Statement of Senator Jon S. Corzine
Committee on Environment and Public Works
March 13, 2002
Thank you, Mr. Chairman. I appreciate you holding this hearing today on the economic and environmental risks of increasing greenhouse gas emissions.
I want to make just a few points before we begin to hear testimony from the panel.
THE SCIENCE WARRANTS ACTION
First, I think that the science warrants a hard look at risks and potential impacts. Last year, the Intergovernmental Panel on Climate Change (IPCC) recently released its Third Assessment Report. The report as I read it indicated that the science is increasingly clear and alarming.
The report indicated that human activities, primarily fossil fuel combustion, have raised the atmospheric concentration of carbon dioxide to the highest levels in the last 420,000 years.
The report further indicated that the planet is warming, and that the balance of the scientific evidence suggests that most of the recent warming can be attributed to increased atmospheric greenhouse gas levels. Mr. Chairman, these IPCC findings were validated later in the year by the National Academy of Sciences.
Mr. Chairman, we also know that without concerted action by the U.S. and other countries, greenhouse gases emissions and concentrations will continue to increase. And climate models currently predict warming under all scenarios that have been considered. Even the smallest warming predicted by current models-2.5 degrees Fahrenheit over the next century-would represent the greatest rate of increase in global mean surface temperature in the last 10,000 years.
So while scientific uncertainty remains, I think the trend is clear. As a result, we need to focus on risks.
NEW JERSEY AND OTHER COASTAL STATES WILL BE IMPACTED BY CLIMATE CHANGE
For my state of New Jersey, Mr. Chairman, the threat of continued sea-level rise is one of the risks that I am most concerned about. With the exception of the 50 mile northern border with New York, New Jersey is surrounded by water. The state's Atlantic coastline stretches 27 miles. Fourteen of 21 counties have estuarine or marine shorelines. Rising sea level is already having impacts, by exacerbating coastal erosion, and causing inundation, flooding, and saline intrusions into ground water. The NJ coastal area also supports one of New Jersey's largest industries-tourism.
Sea level is rising more rapidly along the US coast than worldwide. Studies by EPA and others have estimated that along the Gulf and Atlantic coasts, a one-foot rise in the sea level is likely by 2050 and could occur as soon as 2025. In the next century, a two-foot rise is most likely but a four-foot rise is possible. So I'm concerned about this risk to my home state.
WE NEED TO TAKE STEPS TO REDUCE RISKS
Given the state of the science and the risks we face, I think we need to take steps to reduce risks. The president's plan, which represents only an incremental step over business as usual, is simply not enough in my judgment.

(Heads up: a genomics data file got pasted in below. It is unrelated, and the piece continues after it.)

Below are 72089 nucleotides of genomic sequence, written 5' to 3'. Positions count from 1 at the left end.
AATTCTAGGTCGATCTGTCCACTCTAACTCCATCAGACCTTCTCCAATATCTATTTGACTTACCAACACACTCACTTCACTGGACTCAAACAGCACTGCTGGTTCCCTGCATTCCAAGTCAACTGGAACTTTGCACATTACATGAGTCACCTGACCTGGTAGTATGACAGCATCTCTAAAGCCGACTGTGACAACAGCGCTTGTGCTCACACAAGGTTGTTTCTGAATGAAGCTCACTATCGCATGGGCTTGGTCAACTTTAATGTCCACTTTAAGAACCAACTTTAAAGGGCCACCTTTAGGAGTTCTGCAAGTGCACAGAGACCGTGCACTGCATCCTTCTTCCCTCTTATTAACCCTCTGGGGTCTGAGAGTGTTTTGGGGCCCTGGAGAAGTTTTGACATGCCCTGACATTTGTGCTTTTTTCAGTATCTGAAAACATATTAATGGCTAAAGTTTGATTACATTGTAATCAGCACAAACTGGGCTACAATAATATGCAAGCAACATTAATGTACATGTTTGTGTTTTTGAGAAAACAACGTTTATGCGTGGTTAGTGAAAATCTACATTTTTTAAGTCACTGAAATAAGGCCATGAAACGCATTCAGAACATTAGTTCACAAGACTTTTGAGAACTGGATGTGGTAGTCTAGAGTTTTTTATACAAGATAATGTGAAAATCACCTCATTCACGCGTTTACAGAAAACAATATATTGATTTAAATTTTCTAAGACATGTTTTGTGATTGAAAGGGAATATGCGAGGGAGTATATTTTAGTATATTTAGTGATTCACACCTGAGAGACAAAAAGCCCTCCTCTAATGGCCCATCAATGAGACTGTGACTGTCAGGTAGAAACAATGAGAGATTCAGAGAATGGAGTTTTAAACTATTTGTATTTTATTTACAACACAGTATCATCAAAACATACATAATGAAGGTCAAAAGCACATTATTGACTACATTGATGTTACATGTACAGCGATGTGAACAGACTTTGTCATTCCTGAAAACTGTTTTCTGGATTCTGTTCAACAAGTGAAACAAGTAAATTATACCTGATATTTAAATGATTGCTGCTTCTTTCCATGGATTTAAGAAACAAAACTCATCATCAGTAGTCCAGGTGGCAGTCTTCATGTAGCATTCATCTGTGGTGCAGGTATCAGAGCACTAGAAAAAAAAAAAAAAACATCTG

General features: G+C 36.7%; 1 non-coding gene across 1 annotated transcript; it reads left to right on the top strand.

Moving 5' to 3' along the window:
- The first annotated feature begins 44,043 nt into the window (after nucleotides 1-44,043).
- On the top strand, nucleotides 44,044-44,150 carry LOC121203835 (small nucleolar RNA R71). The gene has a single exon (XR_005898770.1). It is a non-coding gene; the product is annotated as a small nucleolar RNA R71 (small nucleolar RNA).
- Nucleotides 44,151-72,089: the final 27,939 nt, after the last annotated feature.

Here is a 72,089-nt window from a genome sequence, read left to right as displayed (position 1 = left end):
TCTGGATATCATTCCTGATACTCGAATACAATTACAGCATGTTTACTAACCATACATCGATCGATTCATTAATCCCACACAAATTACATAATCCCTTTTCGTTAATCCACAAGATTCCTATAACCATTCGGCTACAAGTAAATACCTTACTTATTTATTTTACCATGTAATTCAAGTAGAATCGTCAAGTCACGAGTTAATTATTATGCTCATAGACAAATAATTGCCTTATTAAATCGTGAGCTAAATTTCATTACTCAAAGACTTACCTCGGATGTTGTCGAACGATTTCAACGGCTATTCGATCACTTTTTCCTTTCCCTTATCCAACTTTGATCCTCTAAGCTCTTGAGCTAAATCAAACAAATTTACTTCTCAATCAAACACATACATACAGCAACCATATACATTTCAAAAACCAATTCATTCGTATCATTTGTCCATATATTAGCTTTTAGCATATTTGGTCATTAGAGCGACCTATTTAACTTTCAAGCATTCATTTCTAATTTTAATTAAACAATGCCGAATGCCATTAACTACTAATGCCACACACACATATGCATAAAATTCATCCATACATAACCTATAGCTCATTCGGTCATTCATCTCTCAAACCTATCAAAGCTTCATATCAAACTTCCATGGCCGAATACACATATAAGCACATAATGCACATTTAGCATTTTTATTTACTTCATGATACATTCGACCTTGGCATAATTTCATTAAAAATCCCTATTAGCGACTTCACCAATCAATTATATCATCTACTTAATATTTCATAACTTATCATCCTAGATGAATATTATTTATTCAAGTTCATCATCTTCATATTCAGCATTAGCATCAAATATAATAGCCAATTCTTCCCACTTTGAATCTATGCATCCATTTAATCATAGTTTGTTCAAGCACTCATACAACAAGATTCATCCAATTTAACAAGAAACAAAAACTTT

At the state level, New Jersey is already taking aggressive steps to reduce emissions. The state has a plan to reduce greenhouse gas emissions to 3.5% below 1990 levels by 2005. Specifically, the plan would achieve a 6.2 million ton reduction through energy conservation initiatives in residential, commercial and industrial buildings, another 6.3 million ton reduction through innovative technologies in residential, commercial and industrial buildings, a 2.2 million ton reduction through energy conservation and innovative technologies in the transportation sector, a 4.5 million ton reduction through waste management improvements, and a half million ton reduction through natural resource conservation.
So I think what New Jersey is doing-under a plan that Governor Whitman got underway-shows that we can and should do much better than what the president proposed.
SUPPORT THE CLIMATE TITLES IN THE ENERGY BILL
Finally, Mr. Chairman, I want to urge my colleagues to support the climate change titles in the energy bill. In particular, I want to urge my colleagues to support the registry provisions in Title XI of the bill. These provisions will require the largest emitters to report greenhouse gas emissions-as utilities are already required to do. These provisions also enable companies that undertake emissions reductions to register them, so that they will receive credit for their actions if reductions are required at any point in the future.
Taken together, Mr. Chairman, I believe that these greenhouse gas registry provisions will provide a powerful incentive for companies to take actions to reduce emissions. I know you agree, as you are a cosponsor of S. 1870, a bill containing similar provisions that I introduced in December. The energy bill registry provisions represent a compromise between S. 1870 and related legislation in the Energy and Commerce committees, and I urge my colleagues to support them.
Thank you, Mr. Chairman.